Controlling microscopic processes is inherently challenging. The everyday tool used to manipulate matter on the macroscale can’t simply be shrunk down to the size of the cell, and even if they could, the physical forces they rely on work differently when their targets are measured in nanometers.
Now, Penn engineers are working to make controlling microscopic processes, such as transporting drugs to tumors for precise therapies, faster, safer, and more reliable through the use of microrobots.
Untethered mobile microrobots are the focus of intensive research with diverse strategies for actuation, mobility, and interaction. However, programming a machine smaller than a microchip presents another kind of challenge. Robots on this scale need to be designed in a completely different way than their bigger counterparts.
Since they are too small for their own onboard computers, Microrobots move about by means of an external magnetic force. To manipulate equally small cargo, these tiny robots need to take advantage of the different physical and chemical laws that rule the microscale.
At those sizes, every object is greatly influenced by the molecules surrounding it. Whether they are surrounded by gas, like the ambient atmosphere, or immersed in a liquid, microrobots must be designed to exploit this influence through a concept known as “physical intelligence.”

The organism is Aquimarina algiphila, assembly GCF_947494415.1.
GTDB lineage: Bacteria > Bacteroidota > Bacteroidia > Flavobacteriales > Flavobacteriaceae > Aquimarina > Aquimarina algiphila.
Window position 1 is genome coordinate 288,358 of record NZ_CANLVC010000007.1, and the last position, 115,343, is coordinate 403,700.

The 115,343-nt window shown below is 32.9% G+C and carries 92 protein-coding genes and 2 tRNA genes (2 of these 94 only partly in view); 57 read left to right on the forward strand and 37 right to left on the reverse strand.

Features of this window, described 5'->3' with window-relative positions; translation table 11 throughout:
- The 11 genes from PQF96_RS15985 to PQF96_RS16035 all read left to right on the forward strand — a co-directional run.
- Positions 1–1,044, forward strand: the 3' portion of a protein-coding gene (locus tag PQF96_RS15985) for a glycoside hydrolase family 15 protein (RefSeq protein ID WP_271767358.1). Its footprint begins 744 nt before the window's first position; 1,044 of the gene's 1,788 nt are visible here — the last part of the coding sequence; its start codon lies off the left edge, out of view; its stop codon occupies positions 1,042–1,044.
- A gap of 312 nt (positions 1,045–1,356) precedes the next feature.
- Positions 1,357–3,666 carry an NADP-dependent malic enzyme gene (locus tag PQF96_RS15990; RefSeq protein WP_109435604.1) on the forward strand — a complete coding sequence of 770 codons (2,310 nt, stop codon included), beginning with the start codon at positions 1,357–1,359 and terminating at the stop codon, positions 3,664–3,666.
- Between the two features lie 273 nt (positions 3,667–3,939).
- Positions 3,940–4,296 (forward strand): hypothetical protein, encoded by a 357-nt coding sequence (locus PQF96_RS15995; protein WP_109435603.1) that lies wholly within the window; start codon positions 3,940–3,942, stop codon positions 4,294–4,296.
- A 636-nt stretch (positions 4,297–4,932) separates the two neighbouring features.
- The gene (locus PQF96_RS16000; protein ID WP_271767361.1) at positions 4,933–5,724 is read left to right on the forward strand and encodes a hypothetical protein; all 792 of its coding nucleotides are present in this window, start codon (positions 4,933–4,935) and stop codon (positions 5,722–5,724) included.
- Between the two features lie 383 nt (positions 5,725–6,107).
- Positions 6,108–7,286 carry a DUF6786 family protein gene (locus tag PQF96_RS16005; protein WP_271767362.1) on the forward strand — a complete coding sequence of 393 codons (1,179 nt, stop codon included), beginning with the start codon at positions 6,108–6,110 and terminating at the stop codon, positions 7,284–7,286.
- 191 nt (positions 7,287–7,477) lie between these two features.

In their study, the research team describes a four-armed, magnetically controlled microrobot that can swim, carry cargo and actively restructure particles in this complex fluid. Being able to manipulate processes on this level is groundbreaking. Also, understanding how robotic systems are able to perform tasks in an indirect way, considering the fluid dynamics and physical interactions of the media as a part of the microrobot’s design, is key.
“Using physics of nematic liquid crystals,” says Tianyi Yao, the lead author of both studies, “we can build physically intelligent microrobotic systems. We can make long-range interactions, tune binding strengths and reconfigure the space. While we have proven these interactions on the microscale, the prevailing physics are also effective on very small scales, on the order of 30–50 nanometers.”
The team envisions real-world applications for this technology in the optical device industry, as well as many other fields. Smart materials, aware of their environment, may be designed using temperature and light as controls for microrobotic tasks.
- Tianyi Yao, Žiga Kos, Qi Xing Zhang, Yimin Luo, Francesca Serra, Edward B. Steager, Miha Ravnik, and Kathleen J. Stebe. Nematic Colloidal Micro-Robots as Physically Intelligent Systems. Advanced Functional Materials, 2022; DOI: 10.1002/adfm.202205546